LAGCOE 2017 cozier, but programs are premium

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LAGCOE 2017 cozier, but programs are premium

Oct 22, 2017

If the energy industry's at rock bottom, don't tell the folks who'll pack LAGCOE this week. They already know the struggles.

Nonetheless, the Louisiana Gulf Coast Oil Exposition's 31st industry showcase has sold out its vendor slots inside the Cajundome and signed up more than 360 exhibitors to market their products and services at this year's show, scheduled for Tuesday through Thursday.

"With what's happened to the industry, especially in South Louisiana, it's a very good showing to have that many companies," said Angela Cring, LAGCOE's executive director. This is her third biennial show.

Exhibitor numbers were likely to fall this year because the Cajundome renovation has eliminated some exhibition floor space. Attendance may slide a tad, too, because there won't be a public attendance day at this year's industry-only event.

What's grown is the scheduled number of technical exhibitors — there will be four exhibition areas, operating continuously and covering the span of the industry — as well as more keynote speakers: three instead of one.

Programming will be better than ever, Cring promises. The show's attention will split about 50-50 in focus from offshore to onshore, which is a marked change for a show that used to be more focused on drilling offshore.

"As drilling on land has increased, the show has started to morph," Cring said.

This much will stay the same: Delegations from around the world will make their way to the state's largest oil and gas show. That includes companies that will visit through the International Buyer Select program, a Commerce Department-industry effort to bring distant industry representatives here. This year's program visitors will include Canada, Mexico, Saudi Arabia, Ukraine, Ghana and Brazil.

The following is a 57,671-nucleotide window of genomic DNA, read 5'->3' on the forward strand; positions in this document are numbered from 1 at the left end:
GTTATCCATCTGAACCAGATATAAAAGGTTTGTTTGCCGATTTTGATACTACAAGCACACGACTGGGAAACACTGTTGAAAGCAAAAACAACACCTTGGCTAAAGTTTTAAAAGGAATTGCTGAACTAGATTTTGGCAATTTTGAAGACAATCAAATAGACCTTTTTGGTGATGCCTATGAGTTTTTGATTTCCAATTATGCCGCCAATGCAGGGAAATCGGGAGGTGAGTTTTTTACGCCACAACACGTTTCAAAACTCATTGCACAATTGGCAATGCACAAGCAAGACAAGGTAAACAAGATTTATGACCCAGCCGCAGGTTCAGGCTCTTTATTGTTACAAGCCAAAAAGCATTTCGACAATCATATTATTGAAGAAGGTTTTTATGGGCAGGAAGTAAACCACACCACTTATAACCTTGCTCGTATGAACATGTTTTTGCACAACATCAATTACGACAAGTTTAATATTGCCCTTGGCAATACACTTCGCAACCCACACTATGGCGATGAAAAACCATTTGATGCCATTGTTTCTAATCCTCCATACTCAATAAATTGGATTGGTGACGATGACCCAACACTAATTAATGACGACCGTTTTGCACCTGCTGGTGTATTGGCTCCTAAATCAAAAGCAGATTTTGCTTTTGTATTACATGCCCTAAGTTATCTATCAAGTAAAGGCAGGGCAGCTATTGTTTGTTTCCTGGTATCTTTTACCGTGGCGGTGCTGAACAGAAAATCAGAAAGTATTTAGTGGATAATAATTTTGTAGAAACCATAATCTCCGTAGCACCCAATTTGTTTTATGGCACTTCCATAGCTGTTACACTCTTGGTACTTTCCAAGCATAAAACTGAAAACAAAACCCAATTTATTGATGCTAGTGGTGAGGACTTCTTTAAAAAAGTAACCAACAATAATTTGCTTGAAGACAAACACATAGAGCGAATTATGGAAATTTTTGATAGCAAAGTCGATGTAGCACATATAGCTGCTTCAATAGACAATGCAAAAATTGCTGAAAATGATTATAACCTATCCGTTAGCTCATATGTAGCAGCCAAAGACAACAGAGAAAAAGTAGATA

In all, Cring said, at least 14 countries will be represented.

In addition, there will be a large delegation from Turkey with high-level officials from that country's Ministry of Energy.

Among keynote speakers will be Scott Angelle of Breaux Bridge, director of the federal Bureau of Environmental Safety and Enforcement, who'll share a stage with Ryan Malone, projects general manager for BP. The two will focus on energy production in the Gulf of Mexico.

Some two dozen volunteers — that's about a tenth of the number of volunteers who'll work on the show — were on hand Wednesday to help set up fencing, tents and the base for exhibitions that will open Tuesday. The image of LAGCOE Looey, the "every man" figure that represents the show, was hoisted over Congress Street.

Don Briggs, president of the Louisiana Oil & Gas Association, will perform the ceremonial duties of LAGCOE Looey, now an honorary ambassador for the show chosen by the LAGCOE chairman. This year's chairman is Kenny Crouch of Pressure Control Specialties; chairman-elect is Greg Stutes of Completion Specialists.

"Everything is staged at Blackham Coliseum," Hebert said. Trucks enter the grounds in orderly fashion when called to the site. Exhibitors were to press into the Cajundome and on the grounds Friday; clean-up is Monday.

This much was good news, too: Sunny skies with temperatures in the 70s were predicted for the three days of the show, which will run from 9 a.m.-5 p.m. Tuesday and Wednesday and from 9 a.m.-2 p.m. Thursday.

A "Power Visit"

Here's how Angela Cring said folks should maximize their time at the show if they have only a short while to visit:

  • Visit the three booths on the ground where your badge can be swiped. This qualifies you for a drawing for a Chevy Colorado.
  • Make one pass past all the exhibits.
  • Take in at least one technical session upstairs.

By Ken Stickney | The Daily Advertiser


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